Commodity market sees big liquidity push with mutual fund foray

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Mutual funds and portfolio management services (PMS) providers’ entry into the commodities derivatives segment will give a big boost to the derivatives market, especially in terms of liquidity. 

It will help raise hedging, especially by producers, and improve depth and liquidity in far-month co­n­tracts. Initially, mutual fund ho­u­ses and will go slow to understand the market first but are optimistic about the opportunities bei­ng thrown open by the regulator.

The board of the Securities and Exchange Board of India (Sebi) has approved a proposal to allow MFs, regulations for which are being prepared. 

But the department of financial services under the Union ministry of finance is understood to have expressed its concerns, saying this will raise speculation levels in commodity derivatives.Several PMS firms, brokerages running PMS and at least five of the top 10 mutual funds along and a few mid-sized funds are looking at the schemes with commodity assets, said an industry observer.

Mrugank Paranjape, managing director (MD) & chief executive officer (CEO) of MCX, the largest commodity derivatives exchange, said, “Institutional investors will help the commodity markets in two very specific ways: first, they will help retail investors get an informed option for investing in this market and second, their own need for long-term investment will help build liquidity in the far-month contracts.”

MFs are for long-term investors. They are also not allowed to speculate and short sell. Hedge funds or alternative investment funds are already allowed to participate in commodity derivatives and can speculate within the norms. Although hedge funds are not yet active, only stable institutional investors can counter them. “MFs are required for orderly growth of commodity derivatives,” said a commodity advisor who is also associated with the regulator.

MFs, as long-term investors, would like to buy in long-duration contracts and they are illiquid.

A CEO of one of the top asset management companies, said, “We are awaiting regulations which will clarify commodities in which we can enter and whether we have to launch independent schemes for commodities or hybrid schemes.”

Chandresh Kumar Nigam, MD & CEO, Axis AMC Ltd, said, “We are excited about the opening up of commodity investments to mutual funds. We believe there is a great long-term opportunity in this sector. We expect the start to be slow, given the commodity performance in the last few years as well as operational complexities for fund houses, especially linked to delivery/custody of physical commodities. We believe that asset allocation products are likely to be the immediate vehicles for fund houses to offer commodity exposure to retail investors. However, we will be able to take the final call on product strategy once the Sebi guidelines come out.”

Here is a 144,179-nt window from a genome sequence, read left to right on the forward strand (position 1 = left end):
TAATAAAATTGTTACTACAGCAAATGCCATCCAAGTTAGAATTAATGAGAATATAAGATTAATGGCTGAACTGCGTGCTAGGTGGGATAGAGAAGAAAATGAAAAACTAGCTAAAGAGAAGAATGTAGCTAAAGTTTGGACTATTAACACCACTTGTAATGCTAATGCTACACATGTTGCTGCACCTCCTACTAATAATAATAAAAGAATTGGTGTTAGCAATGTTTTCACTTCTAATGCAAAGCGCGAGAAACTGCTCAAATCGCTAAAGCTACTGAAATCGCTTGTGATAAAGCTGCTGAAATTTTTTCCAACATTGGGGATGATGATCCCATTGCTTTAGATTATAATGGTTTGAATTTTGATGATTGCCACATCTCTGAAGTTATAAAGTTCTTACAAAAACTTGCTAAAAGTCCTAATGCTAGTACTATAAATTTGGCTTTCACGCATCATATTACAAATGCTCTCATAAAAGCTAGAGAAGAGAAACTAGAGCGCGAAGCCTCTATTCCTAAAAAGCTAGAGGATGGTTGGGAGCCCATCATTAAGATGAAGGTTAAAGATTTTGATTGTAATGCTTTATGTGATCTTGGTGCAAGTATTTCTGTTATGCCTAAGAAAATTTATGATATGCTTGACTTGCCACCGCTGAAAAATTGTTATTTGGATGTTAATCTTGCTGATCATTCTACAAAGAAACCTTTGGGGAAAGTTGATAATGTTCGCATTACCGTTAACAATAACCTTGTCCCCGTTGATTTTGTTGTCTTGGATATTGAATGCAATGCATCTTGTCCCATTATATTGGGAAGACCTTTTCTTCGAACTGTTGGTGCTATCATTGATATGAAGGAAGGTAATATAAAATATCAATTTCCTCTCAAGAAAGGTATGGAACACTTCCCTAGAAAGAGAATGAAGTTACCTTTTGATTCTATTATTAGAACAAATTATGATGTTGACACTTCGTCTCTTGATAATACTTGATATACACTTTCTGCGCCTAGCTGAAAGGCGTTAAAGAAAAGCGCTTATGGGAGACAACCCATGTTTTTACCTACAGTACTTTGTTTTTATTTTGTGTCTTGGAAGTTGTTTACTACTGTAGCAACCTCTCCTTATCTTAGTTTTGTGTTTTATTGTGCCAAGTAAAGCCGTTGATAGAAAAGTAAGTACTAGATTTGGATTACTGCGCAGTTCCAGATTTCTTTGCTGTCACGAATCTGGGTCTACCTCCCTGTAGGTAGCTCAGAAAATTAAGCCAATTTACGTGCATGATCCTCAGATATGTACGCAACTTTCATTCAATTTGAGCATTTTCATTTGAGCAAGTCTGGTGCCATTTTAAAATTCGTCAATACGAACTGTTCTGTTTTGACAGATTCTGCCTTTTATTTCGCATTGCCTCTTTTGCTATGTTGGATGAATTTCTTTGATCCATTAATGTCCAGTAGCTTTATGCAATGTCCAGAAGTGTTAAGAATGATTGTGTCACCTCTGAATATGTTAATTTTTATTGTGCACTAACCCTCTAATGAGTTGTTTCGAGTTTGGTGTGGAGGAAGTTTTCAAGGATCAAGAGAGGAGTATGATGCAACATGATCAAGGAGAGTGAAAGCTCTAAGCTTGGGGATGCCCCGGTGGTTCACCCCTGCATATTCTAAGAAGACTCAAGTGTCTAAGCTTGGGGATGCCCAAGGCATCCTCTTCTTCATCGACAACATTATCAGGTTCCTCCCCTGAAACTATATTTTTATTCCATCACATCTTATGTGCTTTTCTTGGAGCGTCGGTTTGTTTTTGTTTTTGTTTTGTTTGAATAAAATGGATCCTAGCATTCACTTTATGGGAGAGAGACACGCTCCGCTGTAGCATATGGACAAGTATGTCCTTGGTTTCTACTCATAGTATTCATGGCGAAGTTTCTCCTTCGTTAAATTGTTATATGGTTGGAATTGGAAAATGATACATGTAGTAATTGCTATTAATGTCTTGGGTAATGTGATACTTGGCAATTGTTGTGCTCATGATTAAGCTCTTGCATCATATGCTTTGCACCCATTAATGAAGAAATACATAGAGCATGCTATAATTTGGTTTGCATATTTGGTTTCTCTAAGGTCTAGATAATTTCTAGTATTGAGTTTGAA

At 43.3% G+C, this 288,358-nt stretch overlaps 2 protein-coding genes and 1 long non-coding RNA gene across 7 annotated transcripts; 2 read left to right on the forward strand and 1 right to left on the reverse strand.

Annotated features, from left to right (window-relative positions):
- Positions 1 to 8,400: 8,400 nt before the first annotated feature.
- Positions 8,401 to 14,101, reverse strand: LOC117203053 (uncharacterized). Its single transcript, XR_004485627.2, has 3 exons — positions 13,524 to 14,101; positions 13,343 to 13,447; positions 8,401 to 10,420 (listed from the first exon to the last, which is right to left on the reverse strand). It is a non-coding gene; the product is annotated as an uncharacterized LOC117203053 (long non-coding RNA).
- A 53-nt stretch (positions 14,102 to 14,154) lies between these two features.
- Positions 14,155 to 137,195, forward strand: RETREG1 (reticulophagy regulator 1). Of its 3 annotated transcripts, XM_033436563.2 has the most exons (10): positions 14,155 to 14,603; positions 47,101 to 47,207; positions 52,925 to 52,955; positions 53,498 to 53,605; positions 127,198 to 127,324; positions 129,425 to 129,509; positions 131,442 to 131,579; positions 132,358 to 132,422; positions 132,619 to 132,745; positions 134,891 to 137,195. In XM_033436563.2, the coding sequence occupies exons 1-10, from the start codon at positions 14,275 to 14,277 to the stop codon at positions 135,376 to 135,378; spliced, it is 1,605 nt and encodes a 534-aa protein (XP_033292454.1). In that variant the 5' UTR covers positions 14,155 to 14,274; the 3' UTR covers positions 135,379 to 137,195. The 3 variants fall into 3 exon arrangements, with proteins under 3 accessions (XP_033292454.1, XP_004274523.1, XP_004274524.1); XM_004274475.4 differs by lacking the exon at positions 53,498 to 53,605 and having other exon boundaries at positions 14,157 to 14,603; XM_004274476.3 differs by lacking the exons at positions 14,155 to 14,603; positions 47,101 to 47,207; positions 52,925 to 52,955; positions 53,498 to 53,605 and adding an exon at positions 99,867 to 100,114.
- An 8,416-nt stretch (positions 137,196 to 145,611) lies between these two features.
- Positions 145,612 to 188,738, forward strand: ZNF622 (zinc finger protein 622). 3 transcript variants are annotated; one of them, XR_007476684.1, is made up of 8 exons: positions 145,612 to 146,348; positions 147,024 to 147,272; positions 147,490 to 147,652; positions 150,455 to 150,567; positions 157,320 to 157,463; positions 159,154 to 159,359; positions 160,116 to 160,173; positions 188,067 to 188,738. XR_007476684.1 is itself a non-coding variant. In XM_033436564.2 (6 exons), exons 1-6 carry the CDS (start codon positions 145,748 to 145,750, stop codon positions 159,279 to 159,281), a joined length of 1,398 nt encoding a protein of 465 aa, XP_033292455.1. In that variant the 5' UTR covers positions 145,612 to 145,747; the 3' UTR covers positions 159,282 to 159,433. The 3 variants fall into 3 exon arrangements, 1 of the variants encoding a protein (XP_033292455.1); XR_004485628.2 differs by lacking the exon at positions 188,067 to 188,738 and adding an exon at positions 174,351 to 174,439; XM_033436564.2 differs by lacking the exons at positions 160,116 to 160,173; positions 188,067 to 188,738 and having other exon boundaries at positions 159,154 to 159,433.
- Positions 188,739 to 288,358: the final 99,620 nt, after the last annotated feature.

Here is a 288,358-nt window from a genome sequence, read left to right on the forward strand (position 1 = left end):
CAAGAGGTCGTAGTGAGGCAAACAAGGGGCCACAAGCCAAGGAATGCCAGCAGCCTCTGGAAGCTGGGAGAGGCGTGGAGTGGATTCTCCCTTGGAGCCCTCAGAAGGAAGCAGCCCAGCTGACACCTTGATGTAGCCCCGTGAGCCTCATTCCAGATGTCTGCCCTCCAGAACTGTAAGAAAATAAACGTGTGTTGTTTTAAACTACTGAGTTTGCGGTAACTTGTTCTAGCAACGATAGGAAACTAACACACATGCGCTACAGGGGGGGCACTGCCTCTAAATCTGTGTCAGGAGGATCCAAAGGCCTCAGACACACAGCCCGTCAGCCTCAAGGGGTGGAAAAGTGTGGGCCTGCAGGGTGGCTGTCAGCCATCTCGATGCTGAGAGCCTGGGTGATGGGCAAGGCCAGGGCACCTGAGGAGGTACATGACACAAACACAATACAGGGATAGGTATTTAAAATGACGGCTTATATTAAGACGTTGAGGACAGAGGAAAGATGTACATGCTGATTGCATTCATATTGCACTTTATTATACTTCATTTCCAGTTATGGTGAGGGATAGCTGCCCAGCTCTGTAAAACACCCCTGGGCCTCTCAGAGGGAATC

Some fund houses have been exploring the possibility of commodity derivatives trading since the last two years and a few brokerages had started advising their clients to take positions which are synchronised between commodity derivatives and equities. One of them said its investors made much higher gains with the blending.

One senior official of the equity exchange said, “We are discussing this issue with fund houses but more concrete discussions will be possible after details of documentations and focus of the schemes are clarified.” After that, based on MFs’ response, “We will also consider launching special schemes for them,” the official added.  

Nilesh Shah, MD & CEO, Kotak AMC Ltd, said there are some challenges also. “One is to understand the market. Second, is to have a settlement guarantee so that NSEL isn’t repeated,” he said.
What lies ahead
  • MFs need to understand commodity as an asset class
  • Counterparty long-term sellers also needed
  • Producers can sell future produce, if they have institutional investors as buyers
  • Current shallow liquidity is a limiting factor for them
  • Security market players like custodians need to learn to deal with physical commodities 
  • Agri commodities may still not attract MFs

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